St. Louis Landscaping Solutions for Wet and Soggy Ground

If you’re from St. Louis or lived in the area for any length of time, you already know how volatile the local weather can be.

Summers have always been hot and humid, and in 2018 we had record numbers of 90+ degree days. And although daily weather is unpredictable, overall the metro area gets about the same amount of rain (42 inches per year) as the US average (38 in).  Because of the heat and moderate precipitation, a popular topic/question from local homeowners is typically how often should I water plants in the summer?

Of course this year has definitely been far from typical so far!

And the records being broken this year aren’t heat-related – but rainfall amounts, so there hasn’t been much need for watering. Saint Louis has already had over 32 inches of precipitation in 2019. The Climate Center at the University of Missouri-Columbia has been keeping weather data for the state going all the way back to 1895. Their reports show that this May (w/ 10.82 inches of rain) was the THIRD wettest month ever recorded in the past 125 years!

The most obvious result of all this extra water is river flooding, but it can create major problems for plants too. Unfortunately, most plants don’t do well with soggy soil, and excess moisture can lead to rot or other plant diseases. This has been especially troublesome for Midwestern farmers, as the nearly constant rain seriously delayed the start of the planting season (or some fields not even being used this year).

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Flooding has made it hard for local farmers to plant their crops

By comparison, the problems facing area homeowners don’t have quite the same level of impact. But if you have soggy spots in your yard where water tends to collect and/or drain slowly, this has probably been a frustrating year.

Luckily if you’ve ever experienced this on your property, you have options!

You can either improve the growing conditions, choose plants that like excess moisture, or even find another use for that portion of the yard.


If your wet area is of limited size or in a highly visible area, you might decide to eliminate it rather than trying to accommodate the extra moisture.

Your first choice may be to re-grade the site to allow for water to run-off properly. Though the most intensive choice, if you’re having other work done on your property (and the necessary equipment is available), or if the problem spot is in an otherwise premium location – this could be your solution.  For relatively small lawn areas, this could potentially be done by adding soil and using hand tools.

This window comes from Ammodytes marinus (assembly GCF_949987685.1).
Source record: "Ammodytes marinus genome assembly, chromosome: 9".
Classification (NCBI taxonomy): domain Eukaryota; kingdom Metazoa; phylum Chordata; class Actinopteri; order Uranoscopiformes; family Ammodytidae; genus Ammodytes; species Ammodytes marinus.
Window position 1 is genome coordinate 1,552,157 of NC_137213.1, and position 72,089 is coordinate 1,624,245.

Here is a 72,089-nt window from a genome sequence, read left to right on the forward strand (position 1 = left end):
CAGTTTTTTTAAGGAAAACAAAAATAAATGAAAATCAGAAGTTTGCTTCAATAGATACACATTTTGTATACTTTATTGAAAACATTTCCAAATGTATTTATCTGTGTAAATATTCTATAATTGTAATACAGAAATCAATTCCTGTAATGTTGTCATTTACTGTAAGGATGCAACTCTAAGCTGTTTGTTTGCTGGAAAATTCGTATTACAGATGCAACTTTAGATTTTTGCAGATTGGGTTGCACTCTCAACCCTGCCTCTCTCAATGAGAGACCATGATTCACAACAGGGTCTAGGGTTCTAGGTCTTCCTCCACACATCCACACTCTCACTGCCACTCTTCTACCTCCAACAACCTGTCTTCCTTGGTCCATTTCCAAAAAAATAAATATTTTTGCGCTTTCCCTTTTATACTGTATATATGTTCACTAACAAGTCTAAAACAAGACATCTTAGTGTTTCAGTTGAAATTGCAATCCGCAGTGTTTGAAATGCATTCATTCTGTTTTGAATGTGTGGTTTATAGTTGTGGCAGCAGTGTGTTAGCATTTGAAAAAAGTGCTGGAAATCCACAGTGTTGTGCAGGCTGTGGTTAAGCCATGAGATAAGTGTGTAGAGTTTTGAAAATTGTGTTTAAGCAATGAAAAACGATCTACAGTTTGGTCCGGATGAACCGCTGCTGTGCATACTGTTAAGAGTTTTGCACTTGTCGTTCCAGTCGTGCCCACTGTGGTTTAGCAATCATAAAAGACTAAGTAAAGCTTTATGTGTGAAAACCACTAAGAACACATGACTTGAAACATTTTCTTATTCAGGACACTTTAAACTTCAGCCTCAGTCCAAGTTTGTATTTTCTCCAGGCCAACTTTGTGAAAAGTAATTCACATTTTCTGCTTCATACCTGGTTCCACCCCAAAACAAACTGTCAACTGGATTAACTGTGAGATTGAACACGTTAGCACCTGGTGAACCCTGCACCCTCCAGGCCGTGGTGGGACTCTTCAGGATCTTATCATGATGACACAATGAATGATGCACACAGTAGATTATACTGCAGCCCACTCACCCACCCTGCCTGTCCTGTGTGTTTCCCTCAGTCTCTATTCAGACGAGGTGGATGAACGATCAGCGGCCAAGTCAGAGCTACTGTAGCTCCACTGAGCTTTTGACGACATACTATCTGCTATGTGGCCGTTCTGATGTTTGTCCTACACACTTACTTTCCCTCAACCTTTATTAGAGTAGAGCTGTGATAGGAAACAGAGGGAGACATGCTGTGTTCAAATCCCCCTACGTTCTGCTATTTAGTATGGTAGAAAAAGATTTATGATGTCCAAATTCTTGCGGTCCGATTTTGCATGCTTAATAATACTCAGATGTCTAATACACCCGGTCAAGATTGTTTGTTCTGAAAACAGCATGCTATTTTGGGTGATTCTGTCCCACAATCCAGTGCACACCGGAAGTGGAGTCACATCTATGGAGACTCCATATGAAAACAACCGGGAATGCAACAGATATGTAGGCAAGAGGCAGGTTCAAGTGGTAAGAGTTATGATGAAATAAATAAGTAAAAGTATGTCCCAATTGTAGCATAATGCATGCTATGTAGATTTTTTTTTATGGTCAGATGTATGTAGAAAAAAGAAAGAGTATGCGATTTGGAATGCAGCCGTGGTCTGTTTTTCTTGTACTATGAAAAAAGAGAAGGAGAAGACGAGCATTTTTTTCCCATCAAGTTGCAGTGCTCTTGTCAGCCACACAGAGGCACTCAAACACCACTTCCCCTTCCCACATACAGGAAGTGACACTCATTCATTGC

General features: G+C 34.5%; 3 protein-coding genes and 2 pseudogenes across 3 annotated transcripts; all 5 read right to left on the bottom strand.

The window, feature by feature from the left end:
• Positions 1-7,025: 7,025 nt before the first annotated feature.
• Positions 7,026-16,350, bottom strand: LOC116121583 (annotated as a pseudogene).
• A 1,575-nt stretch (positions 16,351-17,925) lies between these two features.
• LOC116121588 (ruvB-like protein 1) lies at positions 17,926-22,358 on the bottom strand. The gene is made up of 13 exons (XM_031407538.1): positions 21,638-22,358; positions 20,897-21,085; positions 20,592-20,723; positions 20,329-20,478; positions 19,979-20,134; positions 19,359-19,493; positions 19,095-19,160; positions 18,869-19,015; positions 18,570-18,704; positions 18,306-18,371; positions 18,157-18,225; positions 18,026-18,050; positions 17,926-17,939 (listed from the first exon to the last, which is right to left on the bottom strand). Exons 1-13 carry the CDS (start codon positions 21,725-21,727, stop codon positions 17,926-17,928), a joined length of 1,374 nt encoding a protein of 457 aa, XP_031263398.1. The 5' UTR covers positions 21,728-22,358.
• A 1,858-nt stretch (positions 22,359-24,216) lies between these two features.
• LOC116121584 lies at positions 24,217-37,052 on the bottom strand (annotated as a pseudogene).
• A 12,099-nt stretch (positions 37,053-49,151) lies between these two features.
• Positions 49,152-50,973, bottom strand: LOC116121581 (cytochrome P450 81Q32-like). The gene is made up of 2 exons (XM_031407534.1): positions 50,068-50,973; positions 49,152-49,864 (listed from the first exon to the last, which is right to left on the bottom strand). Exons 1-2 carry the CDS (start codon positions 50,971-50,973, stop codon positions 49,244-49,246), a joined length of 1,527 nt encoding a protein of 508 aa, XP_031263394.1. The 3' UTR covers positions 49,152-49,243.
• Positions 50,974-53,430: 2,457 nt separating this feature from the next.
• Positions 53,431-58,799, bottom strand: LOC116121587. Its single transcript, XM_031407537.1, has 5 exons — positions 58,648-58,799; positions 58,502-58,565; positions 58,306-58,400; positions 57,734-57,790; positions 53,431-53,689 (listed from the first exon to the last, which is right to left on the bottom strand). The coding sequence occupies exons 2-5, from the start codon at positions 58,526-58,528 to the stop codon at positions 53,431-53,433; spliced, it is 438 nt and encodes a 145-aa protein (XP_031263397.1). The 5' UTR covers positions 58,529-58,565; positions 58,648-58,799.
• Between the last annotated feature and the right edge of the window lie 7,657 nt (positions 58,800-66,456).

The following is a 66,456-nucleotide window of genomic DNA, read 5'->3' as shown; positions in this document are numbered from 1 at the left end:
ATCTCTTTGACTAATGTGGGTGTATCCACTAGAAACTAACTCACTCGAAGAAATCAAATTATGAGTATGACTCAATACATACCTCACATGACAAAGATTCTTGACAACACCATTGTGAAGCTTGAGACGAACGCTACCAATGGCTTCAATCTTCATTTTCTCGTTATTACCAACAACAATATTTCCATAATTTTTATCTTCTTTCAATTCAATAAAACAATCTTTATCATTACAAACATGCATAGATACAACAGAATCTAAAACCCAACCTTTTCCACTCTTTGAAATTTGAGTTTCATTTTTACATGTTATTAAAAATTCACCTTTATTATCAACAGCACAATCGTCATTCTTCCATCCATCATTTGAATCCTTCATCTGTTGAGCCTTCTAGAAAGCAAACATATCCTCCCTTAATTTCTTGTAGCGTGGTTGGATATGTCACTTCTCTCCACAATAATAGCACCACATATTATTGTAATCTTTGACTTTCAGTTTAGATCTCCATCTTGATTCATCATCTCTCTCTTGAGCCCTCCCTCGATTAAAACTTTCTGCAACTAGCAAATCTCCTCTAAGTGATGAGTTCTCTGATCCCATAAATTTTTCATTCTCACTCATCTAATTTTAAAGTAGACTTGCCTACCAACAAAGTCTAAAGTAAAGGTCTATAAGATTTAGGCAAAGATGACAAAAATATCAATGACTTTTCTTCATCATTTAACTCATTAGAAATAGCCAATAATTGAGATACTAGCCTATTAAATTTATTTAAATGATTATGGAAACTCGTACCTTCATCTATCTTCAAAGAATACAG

Another option to improve the soil conditions is installing drainage pipe (a French drain) to carry the water away from the area. Though this is less intensive and costly than re-grading, it still requires a significant bit of physical labor to dig the trenches necessary for the pipe. And for either choice, you may need materials like fresh soil, sand and/or gravel to be delivered.

Because of the complexity of these projects – the planning, specialized tools and various materials required to do the job correctly – in addition to the physical labor, they can be difficult for DIY homeowners to tackle on their own. If this isn’t a challenge you are up for, you should call an experienced contractor like our team at Environmental Landscaping.


If the wet zone is too large to alter or not well-suited for change (like the banks of a creek), or in a very inconspicuous area – another alternative is to select water-loving plants.

The number of plant specimens which will tolerate or thrive in constantly moist or wet soil is small, limiting your choices. And some of these plants may only be available as special-order varieties, so working with an experienced St. Louis landscaper is the best way to get access to the entire list.

A few perennials that are more commonly available which grow well in these conditions are hydrangea, iris and daylilies. These plants are highly-adaptable and require minimal attention, and provide a bit of color while also serving as general ground cover for the soggy area.


Another potential solution for a soggy patch of ground (or ANY problem area) is to simply re-purpose that section of your property to another use.

This option is obviously highly-dependent on your individual circumstances and personal wants and needs. But the list of alternatives is almost endless – a new patio area, deck, walkway, water feature, recreational area, wet garden or pond (and many more). We have the industry expertise to make your outdoor plans a reality, no matter WHAT you can dream up.


If you have problem areas on your property, we can help! Our experts can assess your unique situation and go over all of your options.

Call Environmental Landscaping at (636) 225-3848, or fill out our quick and easy contact us form.

We look forward to talking with you soon,

Tory Catanzaro

Owner, Environmental Landscaping


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